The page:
This can be addressed by employing certified cloud providers that mitigate the risk of inadvertent non-compliance. A certified cloud provider will not only monitor and track your hosted data but also the engineers and technicians who access it. Be careful with the costs since certain providers can prove more expensive than conventional ones.

On the other hand, using a colo facility can significantly mitigate the dangers of non-compliance. Colocation ensures your company has complete control of both the hardware and networking so you can constantly monitor the compliance internally without having to incur additional costs.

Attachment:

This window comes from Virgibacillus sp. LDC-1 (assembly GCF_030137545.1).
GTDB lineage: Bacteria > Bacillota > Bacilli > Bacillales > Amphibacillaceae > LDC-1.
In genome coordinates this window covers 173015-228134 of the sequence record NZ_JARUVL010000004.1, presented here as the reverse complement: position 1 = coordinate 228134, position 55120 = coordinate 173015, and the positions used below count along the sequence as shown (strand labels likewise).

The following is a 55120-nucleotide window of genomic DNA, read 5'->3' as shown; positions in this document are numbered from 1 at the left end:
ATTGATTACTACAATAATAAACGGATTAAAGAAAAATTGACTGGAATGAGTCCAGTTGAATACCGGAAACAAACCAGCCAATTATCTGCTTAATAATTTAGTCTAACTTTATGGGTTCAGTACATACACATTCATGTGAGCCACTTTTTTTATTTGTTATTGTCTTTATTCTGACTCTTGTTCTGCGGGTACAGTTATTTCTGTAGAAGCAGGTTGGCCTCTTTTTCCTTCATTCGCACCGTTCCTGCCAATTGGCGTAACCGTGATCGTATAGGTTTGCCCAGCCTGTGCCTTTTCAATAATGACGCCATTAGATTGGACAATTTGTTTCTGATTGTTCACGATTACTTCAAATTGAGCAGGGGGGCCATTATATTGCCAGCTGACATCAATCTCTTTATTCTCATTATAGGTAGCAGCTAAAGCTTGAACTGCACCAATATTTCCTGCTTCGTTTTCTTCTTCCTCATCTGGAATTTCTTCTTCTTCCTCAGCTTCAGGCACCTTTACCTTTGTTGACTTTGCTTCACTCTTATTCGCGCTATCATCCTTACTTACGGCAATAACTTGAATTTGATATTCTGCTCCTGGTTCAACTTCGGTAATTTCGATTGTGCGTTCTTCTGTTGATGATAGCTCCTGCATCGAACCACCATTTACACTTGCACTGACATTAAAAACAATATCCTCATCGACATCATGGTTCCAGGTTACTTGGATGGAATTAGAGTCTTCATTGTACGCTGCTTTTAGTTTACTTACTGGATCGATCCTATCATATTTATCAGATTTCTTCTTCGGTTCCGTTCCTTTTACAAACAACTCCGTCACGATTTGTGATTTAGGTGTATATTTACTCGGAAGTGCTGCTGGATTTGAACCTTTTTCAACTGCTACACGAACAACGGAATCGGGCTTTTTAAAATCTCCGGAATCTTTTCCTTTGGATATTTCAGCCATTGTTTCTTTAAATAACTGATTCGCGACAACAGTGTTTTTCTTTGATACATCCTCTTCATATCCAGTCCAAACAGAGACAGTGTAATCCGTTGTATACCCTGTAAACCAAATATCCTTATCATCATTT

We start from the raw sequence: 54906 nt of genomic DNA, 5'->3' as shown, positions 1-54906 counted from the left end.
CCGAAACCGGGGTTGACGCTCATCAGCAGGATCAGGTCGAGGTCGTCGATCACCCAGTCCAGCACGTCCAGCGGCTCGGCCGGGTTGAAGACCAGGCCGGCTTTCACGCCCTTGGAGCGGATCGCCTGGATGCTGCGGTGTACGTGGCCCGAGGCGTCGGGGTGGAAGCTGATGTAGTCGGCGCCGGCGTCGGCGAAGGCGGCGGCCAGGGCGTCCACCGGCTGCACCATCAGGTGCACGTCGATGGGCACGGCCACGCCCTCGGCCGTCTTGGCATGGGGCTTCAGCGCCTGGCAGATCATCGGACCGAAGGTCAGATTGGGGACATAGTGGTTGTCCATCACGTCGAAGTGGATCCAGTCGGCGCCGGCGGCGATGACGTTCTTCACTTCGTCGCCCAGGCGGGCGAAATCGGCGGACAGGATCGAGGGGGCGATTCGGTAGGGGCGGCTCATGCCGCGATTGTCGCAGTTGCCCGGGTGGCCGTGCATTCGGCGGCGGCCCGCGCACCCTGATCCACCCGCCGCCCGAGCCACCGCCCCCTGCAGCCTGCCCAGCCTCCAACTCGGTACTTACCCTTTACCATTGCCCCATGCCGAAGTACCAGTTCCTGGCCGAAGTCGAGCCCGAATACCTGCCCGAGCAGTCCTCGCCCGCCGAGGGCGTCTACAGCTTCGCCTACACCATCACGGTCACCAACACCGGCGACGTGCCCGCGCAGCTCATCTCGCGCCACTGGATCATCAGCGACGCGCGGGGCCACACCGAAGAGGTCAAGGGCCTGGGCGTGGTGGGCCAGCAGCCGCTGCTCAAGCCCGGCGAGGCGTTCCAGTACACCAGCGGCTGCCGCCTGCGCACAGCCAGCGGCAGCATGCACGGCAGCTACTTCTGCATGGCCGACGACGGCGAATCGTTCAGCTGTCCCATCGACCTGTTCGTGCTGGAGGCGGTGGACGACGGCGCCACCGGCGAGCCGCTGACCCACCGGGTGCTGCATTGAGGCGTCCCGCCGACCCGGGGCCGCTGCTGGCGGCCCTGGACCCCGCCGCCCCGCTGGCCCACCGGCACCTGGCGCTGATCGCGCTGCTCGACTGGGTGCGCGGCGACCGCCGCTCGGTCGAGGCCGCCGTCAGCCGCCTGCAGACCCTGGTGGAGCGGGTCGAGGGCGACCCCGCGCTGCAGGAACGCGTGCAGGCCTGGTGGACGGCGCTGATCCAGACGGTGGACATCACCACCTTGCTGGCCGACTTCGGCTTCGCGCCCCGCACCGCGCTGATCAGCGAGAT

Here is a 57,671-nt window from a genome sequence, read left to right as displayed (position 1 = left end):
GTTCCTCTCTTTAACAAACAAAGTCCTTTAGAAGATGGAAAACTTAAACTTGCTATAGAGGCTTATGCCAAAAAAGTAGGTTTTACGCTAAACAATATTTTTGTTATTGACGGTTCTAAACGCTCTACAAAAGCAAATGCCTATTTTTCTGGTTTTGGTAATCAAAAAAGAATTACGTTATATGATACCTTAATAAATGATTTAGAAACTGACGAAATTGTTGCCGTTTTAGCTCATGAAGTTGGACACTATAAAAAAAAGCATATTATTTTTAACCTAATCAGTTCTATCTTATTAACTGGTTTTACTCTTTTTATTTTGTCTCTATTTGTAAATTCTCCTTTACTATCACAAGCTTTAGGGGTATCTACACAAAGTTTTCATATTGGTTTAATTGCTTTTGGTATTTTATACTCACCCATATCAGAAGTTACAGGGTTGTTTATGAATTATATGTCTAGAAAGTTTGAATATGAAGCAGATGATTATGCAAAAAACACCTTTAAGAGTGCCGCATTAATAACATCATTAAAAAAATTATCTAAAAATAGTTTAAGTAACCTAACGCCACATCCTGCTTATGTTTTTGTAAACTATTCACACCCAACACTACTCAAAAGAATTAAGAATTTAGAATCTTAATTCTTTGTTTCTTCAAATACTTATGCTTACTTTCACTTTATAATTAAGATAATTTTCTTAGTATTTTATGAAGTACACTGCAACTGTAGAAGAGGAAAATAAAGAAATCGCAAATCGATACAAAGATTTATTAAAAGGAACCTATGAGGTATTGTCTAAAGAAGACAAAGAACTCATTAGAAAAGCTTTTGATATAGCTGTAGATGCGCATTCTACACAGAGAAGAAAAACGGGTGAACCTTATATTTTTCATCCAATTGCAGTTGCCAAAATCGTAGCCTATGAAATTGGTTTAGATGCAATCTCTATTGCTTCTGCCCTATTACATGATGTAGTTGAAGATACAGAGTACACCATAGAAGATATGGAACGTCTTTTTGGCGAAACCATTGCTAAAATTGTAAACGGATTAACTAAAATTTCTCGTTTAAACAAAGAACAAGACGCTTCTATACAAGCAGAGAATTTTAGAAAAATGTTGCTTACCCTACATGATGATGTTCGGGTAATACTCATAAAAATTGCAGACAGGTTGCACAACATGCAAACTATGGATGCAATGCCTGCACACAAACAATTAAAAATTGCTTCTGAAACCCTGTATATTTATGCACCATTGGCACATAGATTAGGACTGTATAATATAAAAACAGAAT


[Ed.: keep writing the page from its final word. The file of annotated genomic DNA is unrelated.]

Disaster Recovery

With cloud-based solutions, data recovery works like cloud computing, as you can store and retrieve data through a remote cloud platform. In the event of an interruption, cloud hosting stores critical data and apps in the cloud. And since cloud-based disaster recovery is automated, it spontaneously relieves your system of a lot of the stress brought on by the interruption.

While a colocation facility may not typically provide a disaster recovery plan, their redundant power capabilities and ISP connections are sound. With these resources at your disposal, you can easily switch to your backup system or host your infrastructure in multiple colocation data centers in the event of an attack. You will either have to develop and implement your own data recovery solution or hire managed backups from your colocation facility for an additional cost.

Clients can benefit from both redundancies and data recovery with cloud hosting, while colocation typically offers redundancy only. Here, cloud hosting has a clear advantage over colocation.